The True Grit 100 race course is comprised mostly of single track trails and some rough jeep roads.  In my opinion, it has the most technical course in the NUE Series, which is the main reason why I decided to make my Specialized Epic xx1 geared full-suspension bike into a squishy single speed bike for this race.  After completing two days of riding on the course, I was very happy with the creation of the soft and forgiving ride of the bike I have sinced named the xx1X1 Epic.  I must admit that I was a little concerned about climbing over 10,000 feet of elevation gain over the 84 miles distance of the race with a squishy bike, but the Epic didn’t feel any slower on the climbs and it was absolutely faster on the fast, rough descents.  Overall, I think it was the perfect bike choice for this race.

The most technical sections of this course are two separate trail loops called Zen and Barrel Roll.  Last year riders were required to do four loops of Barrel Roll, but we only did two loops of this difficult section on the course this year.  I think this change made the course flow better and a lot more fun to ride.  In addition, the new section of trail added to the course this year called the Lower Bear Claw - Poppy Trail was about four miles of super fast and pump track like single track that was an absolute blast to ride.  These course changes along with better course markings and race volunteer assistance at the checkpoints made the True Grit 100 a much better race this year.


Watching this video from the 2013 race will give you a good view of the technical True Grit 100 riding.

But, even though the course was made a bit easier with two laps of Barrel Roll being deleted, Mother Nature decided to add her own element of difficulty to the course by making the wind super strong on race day.  It was reported that wind gusts blew at 50+ MPH on race day and the National Weather Service even issued a wind warning to the area.  I've got to say that riding into that head wind was brutal! It was even bad when trying to navigate my way through technical rocky trails at a slower pace because the wind would actually push me off my chosen line through the rocks.  On the other hand, when I was able to ride with the wind it was hard to ride any slower than 20 MPH because the blowing wind was like having a turbo booster on the back of my bike.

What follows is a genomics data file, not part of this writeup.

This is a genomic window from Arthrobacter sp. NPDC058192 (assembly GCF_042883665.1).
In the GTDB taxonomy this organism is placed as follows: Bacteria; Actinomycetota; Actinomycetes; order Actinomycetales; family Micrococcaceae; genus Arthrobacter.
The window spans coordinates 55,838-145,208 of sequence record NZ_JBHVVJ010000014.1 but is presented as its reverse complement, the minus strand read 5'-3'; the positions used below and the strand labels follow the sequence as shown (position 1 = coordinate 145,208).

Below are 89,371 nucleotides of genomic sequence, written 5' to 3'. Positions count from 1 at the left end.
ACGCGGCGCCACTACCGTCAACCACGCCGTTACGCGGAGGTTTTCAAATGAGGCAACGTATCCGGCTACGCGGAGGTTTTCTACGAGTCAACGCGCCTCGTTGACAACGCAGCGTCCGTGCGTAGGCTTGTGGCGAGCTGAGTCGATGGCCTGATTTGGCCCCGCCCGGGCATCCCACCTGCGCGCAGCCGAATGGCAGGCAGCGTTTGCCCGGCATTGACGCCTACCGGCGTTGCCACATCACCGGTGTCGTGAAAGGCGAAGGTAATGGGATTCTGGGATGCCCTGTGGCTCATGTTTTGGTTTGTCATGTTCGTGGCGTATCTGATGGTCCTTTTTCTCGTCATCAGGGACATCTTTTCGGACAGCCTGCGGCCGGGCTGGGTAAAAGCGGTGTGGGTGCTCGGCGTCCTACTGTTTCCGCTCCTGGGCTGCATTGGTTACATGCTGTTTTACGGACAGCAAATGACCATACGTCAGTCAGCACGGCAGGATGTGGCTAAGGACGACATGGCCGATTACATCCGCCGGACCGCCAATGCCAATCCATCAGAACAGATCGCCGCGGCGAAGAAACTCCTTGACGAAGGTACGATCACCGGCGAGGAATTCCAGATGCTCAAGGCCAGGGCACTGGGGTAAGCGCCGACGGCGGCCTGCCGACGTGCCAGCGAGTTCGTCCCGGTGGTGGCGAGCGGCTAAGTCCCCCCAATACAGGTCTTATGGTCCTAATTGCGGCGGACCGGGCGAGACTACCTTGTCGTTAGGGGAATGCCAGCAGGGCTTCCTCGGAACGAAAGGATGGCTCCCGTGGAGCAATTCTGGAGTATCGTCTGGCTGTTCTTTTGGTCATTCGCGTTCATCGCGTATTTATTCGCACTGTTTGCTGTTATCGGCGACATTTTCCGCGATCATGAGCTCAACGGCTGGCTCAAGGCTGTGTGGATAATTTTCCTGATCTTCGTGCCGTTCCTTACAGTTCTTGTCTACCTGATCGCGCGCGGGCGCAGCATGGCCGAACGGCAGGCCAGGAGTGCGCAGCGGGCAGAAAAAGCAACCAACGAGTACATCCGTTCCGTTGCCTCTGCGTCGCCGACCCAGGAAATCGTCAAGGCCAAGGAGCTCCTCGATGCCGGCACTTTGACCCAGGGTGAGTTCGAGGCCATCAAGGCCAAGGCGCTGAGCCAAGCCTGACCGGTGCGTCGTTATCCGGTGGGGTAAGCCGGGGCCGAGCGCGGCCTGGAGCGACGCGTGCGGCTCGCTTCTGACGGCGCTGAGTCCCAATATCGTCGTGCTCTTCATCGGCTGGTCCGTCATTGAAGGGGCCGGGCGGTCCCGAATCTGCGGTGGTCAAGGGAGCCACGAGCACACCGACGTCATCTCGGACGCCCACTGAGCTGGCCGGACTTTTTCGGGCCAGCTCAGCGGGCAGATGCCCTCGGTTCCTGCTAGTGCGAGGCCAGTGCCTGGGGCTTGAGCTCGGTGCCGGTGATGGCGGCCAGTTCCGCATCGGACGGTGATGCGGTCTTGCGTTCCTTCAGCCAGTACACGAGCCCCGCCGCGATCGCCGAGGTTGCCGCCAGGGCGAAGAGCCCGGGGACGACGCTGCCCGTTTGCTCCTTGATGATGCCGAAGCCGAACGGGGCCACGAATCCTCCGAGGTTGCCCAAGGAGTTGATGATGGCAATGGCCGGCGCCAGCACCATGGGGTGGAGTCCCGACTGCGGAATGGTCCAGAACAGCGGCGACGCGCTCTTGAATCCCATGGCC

Another change that happened this year was the starting time for the race.  It was pushed back to 8AM instead of 7AM, which allowed for more light and also for the temperature to warm up a bit.  But, one change I didn’t like with the starting time of the race was that open men were separated from masters, women and singlespeed racers by 7 minutes.  This meant singlespeed racers, and the other classes, could not use the fast draft of the open men at the beginning of the race and also had to deal with catching slower riders pretty early in the race.  As it turned out, though, this was much less of an issue than I expected it to be and probably did make the start of the race much safer.

With nobody to use for a draft at the start, I decided to set a fast tempo right from the gun to see who wanted to come with me.  This fast start gave me a gap over the other riders pretty quickly, so I kept pushing myself to see if I could stay away.  Well, I stayed away alone for about four miles or so until the single track climbing started.  I was then caught by the racer I knew who would be my biggest challenge of the day, AJ Linnell.  Once AJ caught me, we ended-up riding together for the majority of the Zen Loop.  By the end of Zen, I had a small gap over him and decided to push my pace back up again on the climb out of the checkpoint to create as much distance as I could between us.
 
It was a good thing I created this time gap because before entering the Barrel Roll Trail I felt the need to stop for a quick “nature break” and also started having issues with my gut feeling bloated and tight.  To alleviate this feeling, I grabbed a bottle of plain water at the Barrel Roll checkpoint and decided to ride a conservative pace over the rough Barrel Roll Trails.  Of course, the thought of tearing the sidewall of my tire, like I did last year on this trail, made my decision to ride more conservatively during this time an easy one.  No reason to blow my race by getting a stupid mechanical, I thought to myself.

With my pace slowing a bit, I started to catch glimpses of AJ during the last part of the Barrel Roll loop.  Luckily, my slower pace and water drinking over this time span made me feel well enough to start riding fast again, so I put my pace into hyper speed (helped by the crazy wind) on the fast trails leading back to the Zen checkpoint.  Before actually arriving at the checkpoint, there are a two longer climbs on the course and I thought for certain that I’d see AJ coming up from the rear.  When I never saw him chasing, I began to wonder if he had flatted or perhaps taken a wrong turn.  I wasn't sure what had happened, but I knew my pace could now be taken down to a more conservative effort, especially over the most technical sections of trail where a little bad luck could erase my lead.  I did learn at the end of the race that AJ went off course for a couple of minutes, which is why I he disappeared from my view so quickly before my second passage through the Zen checkpoint